first_imgWith Punjab facing the flood fury, the Amarinder Singh government has decided to canalise all rivers in the State, taking technical support from the World Bank and the Asian Development Bank. The Chief Minister, who on Thursday conducted an aerial survey to assess the damage caused by floods in Sultanpur Lodhi (Kapurthala) and Jalandhar areas, announced a project to realign river streams and courses, besides strengthening and widening of river embankments for a permanent solution to the problem of floods.In Sarupwal of Sultanpur Lodhi, where the overflowing Sutlej led to a breach in the embankment, affecting 62 villages, the Chief Minister promised due compensation to the affected farmers as soon as the water receded and a special ‘girdawari’ (crop loss assessment) was completed.He also announced dedicated relief teams in the affected areas. Each team will comprise officials from the health, civil supplies and animal husbandry departments and ensure regular and timely supply of food, medicines and fodder.CM inspects breachCapt. Amarinder also inspected the breach at Gidderpindi in Jalandhar, resulting from the release of excess water from the Bhakra dam. For the first time, the Bhakra, which is normally filled to its permissible storage level of 1,680 feet by September, was overflowing in August, he said. The Chief Minister told reporters that even if the central government fails to extend support, the State would ensure full support to every person affected by the floods. Letter to PM The Chief Minister had written to the Prime Minister on Tuesday, seeking a special flood relief package for the State.Meanwhile, Capt. Amarinder was briefed about the current situation arising out of the Satluj breach by the Deputy Commissioners of Jalandhar and Kapurthala. They informed him that more than 18,000 packets of dry ration besides water bottles were airdropped on Wednesday in all the affected villages with the help from Army and NDRF. Another 5,000 food packets and water would be distributed on Thursday. (With PTI inputs)last_img read more

It’s Paswan kin versus Cong. veteran in Samastipur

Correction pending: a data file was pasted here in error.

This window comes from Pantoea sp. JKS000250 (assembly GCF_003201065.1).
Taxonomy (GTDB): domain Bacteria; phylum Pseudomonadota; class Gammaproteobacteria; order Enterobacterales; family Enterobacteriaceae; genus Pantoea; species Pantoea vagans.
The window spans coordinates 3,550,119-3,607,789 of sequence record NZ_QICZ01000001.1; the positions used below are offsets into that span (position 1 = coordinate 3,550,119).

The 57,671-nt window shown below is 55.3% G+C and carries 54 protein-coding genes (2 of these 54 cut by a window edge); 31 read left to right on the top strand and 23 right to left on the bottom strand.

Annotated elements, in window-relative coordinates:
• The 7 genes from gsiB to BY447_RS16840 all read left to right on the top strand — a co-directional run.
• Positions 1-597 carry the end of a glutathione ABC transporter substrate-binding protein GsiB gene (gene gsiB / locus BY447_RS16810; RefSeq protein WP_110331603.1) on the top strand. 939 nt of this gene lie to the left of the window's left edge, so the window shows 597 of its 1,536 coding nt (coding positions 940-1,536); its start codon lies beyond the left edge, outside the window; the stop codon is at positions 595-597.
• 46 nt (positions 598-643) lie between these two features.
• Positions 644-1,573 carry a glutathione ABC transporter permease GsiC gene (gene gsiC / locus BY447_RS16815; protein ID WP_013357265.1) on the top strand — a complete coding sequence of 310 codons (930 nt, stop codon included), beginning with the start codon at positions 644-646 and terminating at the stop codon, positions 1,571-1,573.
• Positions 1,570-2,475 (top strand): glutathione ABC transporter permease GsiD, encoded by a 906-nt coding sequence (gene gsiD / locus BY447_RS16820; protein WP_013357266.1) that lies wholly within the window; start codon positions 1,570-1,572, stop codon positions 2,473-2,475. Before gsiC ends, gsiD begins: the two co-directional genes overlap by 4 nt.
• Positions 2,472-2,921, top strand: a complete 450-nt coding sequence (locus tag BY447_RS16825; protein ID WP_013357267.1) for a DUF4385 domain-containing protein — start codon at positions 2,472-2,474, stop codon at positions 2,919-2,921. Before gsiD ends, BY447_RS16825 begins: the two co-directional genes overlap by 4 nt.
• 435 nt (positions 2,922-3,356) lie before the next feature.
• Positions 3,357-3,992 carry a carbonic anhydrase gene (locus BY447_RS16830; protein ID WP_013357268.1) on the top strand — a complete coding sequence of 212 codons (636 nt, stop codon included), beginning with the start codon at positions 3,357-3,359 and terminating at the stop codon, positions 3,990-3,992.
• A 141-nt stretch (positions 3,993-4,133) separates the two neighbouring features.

first_imgThe National Democratic Alliance candidate Prince Raj of the Lok Janshakti Party is in a direct contest with mahagathbandhan nominee Ashok Kumar of the Congress for the Samastipur (reserved) Lok Sabha seat for which bypoll is scheduled to be held on October 21.The by-election was necessitated after the sudden demise of the sitting MP Ramchandra Paswan, father of Prince Raj. Ramchandra Paswan who had defeated Ashok Kumar in the last Parliamentary election, was the younger brother of LJP chief Ram Vilas Paswan.While Prince Raj is making his electoral debut on an emotional pitch, Ashok Kumar, Congress MLA from Rosera (reserved) Assembly constituency, is appealing to the people to vote for him to raise their voice in Parliament. Joint campaigningOn Thursday, all three top Bihar NDA leaders — Chief Minister Nitish Kumar, LJP chief Ram Vilas Paswan and Deputy Chief Minister Sushil Kumar Modi — campaigned together for Prince Raj and addressed a public meeting in Samastipur. The NDA leaders appealed to the people to vote for young Prince Raj for the development of the constituency. There are a total of eight candidates in the fray for the bypoll. Before delimitation the Samastipur seat was known as Rosera (reserved) Lok Sabha seat.In the 2019 election, Ramchandra Paswan had defeated Ashok Kumar by over 2.5 lakh votes. Along with the Samastipur Lok Sabha bypoll, five Assembly constituencies — Nathanagar, Simri Bakhtiyarpur, Darounda, Belhar and Kishanganj — will also go to poll on October 21 as the sitting MLAs had won in the Lok Sabha election.last_img read more